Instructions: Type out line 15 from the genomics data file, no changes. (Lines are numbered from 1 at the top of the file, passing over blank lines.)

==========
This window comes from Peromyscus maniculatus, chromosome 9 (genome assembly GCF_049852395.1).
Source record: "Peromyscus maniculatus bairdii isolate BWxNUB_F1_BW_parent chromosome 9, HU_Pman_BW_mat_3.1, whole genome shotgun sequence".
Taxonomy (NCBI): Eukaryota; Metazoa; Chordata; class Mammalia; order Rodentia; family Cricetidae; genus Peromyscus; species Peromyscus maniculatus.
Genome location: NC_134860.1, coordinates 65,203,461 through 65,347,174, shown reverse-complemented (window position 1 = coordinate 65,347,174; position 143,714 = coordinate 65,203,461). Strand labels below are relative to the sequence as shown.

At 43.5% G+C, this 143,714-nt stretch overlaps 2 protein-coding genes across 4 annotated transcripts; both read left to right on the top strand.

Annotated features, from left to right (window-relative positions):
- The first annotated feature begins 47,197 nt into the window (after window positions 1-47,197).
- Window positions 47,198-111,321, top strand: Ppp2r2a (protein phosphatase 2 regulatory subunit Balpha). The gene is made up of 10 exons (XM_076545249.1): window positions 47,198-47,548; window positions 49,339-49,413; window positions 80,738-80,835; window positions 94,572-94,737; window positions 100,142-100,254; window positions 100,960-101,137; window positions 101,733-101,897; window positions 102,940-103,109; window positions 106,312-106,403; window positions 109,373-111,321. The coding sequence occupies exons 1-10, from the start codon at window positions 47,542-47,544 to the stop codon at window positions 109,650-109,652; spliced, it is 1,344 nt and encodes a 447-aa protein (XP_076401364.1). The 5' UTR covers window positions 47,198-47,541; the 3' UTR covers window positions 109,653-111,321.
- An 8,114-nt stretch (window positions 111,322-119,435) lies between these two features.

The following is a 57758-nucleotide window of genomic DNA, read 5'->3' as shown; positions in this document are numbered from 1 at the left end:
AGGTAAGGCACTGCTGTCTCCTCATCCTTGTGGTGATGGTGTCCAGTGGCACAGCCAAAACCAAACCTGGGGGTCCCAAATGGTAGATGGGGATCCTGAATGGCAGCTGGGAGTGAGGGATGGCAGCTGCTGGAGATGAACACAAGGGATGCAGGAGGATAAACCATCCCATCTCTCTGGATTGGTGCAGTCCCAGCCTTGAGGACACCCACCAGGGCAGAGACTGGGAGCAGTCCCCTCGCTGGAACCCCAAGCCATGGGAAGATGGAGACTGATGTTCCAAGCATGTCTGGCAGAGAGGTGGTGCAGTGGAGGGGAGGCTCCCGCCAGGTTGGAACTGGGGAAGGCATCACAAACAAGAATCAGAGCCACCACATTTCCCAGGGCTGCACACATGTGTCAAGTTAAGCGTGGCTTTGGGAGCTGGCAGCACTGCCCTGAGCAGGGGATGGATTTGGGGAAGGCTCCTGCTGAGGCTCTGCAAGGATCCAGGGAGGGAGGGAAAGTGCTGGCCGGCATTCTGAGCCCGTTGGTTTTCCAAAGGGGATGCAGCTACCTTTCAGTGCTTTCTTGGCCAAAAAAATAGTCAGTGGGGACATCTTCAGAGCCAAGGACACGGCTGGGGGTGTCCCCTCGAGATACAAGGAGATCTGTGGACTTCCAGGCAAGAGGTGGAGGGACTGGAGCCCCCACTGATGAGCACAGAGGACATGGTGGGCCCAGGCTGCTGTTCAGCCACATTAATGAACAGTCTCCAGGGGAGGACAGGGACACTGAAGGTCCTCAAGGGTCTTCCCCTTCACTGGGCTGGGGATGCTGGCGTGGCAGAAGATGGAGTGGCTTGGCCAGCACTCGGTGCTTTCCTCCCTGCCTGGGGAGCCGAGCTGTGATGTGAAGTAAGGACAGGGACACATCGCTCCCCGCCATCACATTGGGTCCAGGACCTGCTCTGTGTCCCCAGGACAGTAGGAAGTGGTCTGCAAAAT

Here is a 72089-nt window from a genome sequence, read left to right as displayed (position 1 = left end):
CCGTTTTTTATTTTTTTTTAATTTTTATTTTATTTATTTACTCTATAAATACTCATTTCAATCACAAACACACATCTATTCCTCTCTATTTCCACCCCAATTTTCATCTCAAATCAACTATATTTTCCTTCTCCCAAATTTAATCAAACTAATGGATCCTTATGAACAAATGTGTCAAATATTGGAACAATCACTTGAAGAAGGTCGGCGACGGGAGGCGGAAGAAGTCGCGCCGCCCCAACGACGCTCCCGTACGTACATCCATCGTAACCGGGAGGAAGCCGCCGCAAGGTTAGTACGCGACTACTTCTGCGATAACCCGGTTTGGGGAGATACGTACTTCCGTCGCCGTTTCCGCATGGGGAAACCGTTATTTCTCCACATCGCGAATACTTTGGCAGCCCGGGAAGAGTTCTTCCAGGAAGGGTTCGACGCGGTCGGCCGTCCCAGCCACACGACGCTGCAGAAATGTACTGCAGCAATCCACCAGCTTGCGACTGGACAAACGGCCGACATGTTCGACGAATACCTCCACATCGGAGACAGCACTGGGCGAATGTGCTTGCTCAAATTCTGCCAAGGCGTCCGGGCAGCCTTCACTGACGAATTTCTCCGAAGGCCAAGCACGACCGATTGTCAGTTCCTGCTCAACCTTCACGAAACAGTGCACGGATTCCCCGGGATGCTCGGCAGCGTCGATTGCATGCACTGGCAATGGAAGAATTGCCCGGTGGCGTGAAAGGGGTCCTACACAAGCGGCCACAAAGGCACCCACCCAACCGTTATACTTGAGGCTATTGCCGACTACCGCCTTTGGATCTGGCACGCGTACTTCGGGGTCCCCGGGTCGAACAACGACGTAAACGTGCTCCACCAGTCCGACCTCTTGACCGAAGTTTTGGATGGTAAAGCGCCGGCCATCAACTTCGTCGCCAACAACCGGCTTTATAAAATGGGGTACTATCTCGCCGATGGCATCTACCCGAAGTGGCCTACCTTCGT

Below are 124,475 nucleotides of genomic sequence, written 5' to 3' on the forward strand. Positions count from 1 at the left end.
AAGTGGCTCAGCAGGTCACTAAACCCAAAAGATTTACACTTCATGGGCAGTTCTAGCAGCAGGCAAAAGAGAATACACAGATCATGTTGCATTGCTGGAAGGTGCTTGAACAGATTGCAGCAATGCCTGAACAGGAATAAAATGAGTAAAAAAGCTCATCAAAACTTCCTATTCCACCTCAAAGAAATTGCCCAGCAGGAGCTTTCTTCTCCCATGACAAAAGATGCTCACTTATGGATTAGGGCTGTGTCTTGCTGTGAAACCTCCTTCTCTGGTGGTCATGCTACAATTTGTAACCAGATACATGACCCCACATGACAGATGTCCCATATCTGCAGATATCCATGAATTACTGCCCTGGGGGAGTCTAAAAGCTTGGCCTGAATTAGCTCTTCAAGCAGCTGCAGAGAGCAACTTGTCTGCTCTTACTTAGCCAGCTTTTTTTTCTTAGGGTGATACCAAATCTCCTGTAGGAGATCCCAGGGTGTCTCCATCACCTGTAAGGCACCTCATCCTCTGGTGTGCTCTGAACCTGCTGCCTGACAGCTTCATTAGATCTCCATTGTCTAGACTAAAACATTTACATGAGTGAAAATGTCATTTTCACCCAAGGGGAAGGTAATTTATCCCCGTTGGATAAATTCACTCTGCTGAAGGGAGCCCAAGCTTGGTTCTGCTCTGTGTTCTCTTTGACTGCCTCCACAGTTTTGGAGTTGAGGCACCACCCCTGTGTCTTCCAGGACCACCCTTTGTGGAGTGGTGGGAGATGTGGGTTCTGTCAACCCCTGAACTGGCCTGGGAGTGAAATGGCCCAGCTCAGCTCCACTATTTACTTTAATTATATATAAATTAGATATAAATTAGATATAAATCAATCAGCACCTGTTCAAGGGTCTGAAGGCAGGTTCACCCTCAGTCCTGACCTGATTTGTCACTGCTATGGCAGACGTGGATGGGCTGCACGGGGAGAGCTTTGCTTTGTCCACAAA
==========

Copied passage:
AAGTGGCTCAGCAGGTCACTAAACCCAAAAGATTTACACTTCATGGGCAGTTCTAGCAGCAGGCAAAAGAGAATACACAGATCATGTTGCATTGCTGGAAGGTGCTTGAACAGATTGCAGCAATGCCTGAACAGGAATAAAATGAGTAAAAAAGCTCATCAAAACTTCCTATTCCACCTCAAAGAAATTGCCCAGCAGGAGCTTTCTTCTCCCATGACAAAAGATGCTCACTTATGGATTAGGGCTGTGTCTTGCTGTGAAACCTCCTTCTCTGGTGGTCATGCTACAATTTGTAACCAGATACATGACCCCACATGACAGATGTCCCATATCTGCAGATATCCATGAATTACTGCCCTGGGGGAGTCTAAAAGCTTGGCCTGAATTAGCTCTTCAAGCAGCTGCAGAGAGCAACTTGTCTGCTCTTACTTAGCCAGCTTTTTTTTCTTAGGGTGATACCAAATCTCCTGTAGGAGATCCCAGGGTGTCTCCATCACCTGTAAGGCACCTCATCCTCTGGTGTGCTCTGAACCTGCTGCCTGACAGCTTCATTAGATCTCCATTGTCTAGACTAAAACATTTACATGAGTGAAAATGTCATTTTCACCCAAGGGGAAGGTAATTTATCCCCGTTGGATAAATTCACTCTGCTGAAGGGAGCCCAAGCTTGGTTCTGCTCTGTGTTCTCTTTGACTGCCTCCACAGTTTTGGAGTTGAGGCACCACCCCTGTGTCTTCCAGGACCACCCTTTGTGGAGTGGTGGGAGATGTGGGTTCTGTCAACCCCTGAACTGGCCTGGGAGTGAAATGGCCCAGCTCAGCTCCACTATTTACTTTAATTATATATAAATTAGATATAAATTAGATATAAATCAATCAGCACCTGTTCAAGGGTCTGAAGGCAGGTTCACCCTCAGTCCTGACCTGATTTGTCACTGCTATGGCAGACGTGGATGGGCTGCACGGGGAGAGCTTTGCTTTGTCCACAAA